|Sat Jul 4 2009 3:02AM | MsgID: 11632913|
I look forward to this series of articles.
If you aren't already familiar with this book, I would recommend "The March of Chess Ideas" by Anthony Saidy. It reviews the various styles of the major masters of the 20th century, picking up where Reti's "Masters of the Chessboard" leaves off.
Some players that come to mind for me are:
- Staunton, introducing closed games and the English opening
- Morphy and Anderson showing the benefits of rapid development and open lines
- Paulsen for showing how correct defense could survive the attacks of the romantics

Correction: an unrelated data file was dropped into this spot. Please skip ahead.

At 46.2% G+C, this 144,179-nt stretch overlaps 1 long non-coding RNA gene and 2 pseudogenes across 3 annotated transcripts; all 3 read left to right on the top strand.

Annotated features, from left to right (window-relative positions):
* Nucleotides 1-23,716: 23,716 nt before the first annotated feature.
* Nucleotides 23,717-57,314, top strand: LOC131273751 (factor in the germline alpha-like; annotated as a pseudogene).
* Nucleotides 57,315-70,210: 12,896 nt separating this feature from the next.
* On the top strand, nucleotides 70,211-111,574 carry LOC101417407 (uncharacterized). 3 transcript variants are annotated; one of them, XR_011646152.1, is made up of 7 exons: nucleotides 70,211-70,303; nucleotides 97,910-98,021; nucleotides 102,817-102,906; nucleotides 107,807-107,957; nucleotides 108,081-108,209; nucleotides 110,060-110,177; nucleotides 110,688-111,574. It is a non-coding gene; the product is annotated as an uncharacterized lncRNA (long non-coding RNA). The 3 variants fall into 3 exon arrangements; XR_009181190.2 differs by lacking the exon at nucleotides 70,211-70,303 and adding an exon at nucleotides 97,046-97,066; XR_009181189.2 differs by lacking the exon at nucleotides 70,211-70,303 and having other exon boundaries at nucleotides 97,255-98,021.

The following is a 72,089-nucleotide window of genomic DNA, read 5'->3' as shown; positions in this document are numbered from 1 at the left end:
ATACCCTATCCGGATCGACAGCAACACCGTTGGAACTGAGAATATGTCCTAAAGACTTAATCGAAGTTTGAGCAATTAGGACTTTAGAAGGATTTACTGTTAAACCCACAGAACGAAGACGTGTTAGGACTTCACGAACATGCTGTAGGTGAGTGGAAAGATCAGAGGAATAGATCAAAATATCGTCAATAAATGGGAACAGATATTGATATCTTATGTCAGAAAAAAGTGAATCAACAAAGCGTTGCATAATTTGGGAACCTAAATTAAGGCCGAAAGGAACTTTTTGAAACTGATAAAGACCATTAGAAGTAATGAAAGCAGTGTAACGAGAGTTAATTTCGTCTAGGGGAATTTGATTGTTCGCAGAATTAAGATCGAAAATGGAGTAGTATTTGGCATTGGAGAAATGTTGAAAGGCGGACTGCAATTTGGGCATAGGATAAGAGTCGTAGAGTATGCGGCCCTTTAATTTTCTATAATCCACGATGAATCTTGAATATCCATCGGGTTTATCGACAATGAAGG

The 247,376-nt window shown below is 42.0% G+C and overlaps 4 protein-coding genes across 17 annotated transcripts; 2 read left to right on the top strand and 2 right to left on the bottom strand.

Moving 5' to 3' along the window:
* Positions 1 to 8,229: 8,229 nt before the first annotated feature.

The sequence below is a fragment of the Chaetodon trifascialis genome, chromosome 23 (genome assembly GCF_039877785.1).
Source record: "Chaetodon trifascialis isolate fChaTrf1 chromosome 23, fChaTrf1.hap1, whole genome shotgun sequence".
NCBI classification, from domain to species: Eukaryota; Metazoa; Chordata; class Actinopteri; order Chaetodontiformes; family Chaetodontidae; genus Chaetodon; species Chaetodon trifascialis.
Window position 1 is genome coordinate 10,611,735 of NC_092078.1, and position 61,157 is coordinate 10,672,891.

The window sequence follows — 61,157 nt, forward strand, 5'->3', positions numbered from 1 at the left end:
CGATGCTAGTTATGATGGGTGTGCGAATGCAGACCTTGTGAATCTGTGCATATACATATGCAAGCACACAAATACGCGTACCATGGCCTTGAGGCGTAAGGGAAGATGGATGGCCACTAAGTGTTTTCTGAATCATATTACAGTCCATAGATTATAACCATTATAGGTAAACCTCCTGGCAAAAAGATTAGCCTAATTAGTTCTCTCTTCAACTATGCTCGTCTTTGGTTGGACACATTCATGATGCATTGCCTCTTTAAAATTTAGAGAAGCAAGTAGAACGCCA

- Steinitz for formulating the ideas of positional chess
- Tarrasch for teaching these principles of positional chess
- The hypermoderns: Reti, Nimzovich, Breyer, Gruenfeld for being hypermodern
- Alekhine for showing that dynamic plans can overcome static advantages
- Capablanca, Reshevsky and later Fischer and Karpov for showing that flawless positional chess can still create beautiful games
- Bronstein and Tal for playing unsound sacrifices and winning with flair.
- Keres, Spassky and later Kasparov for creating powerful positional attacks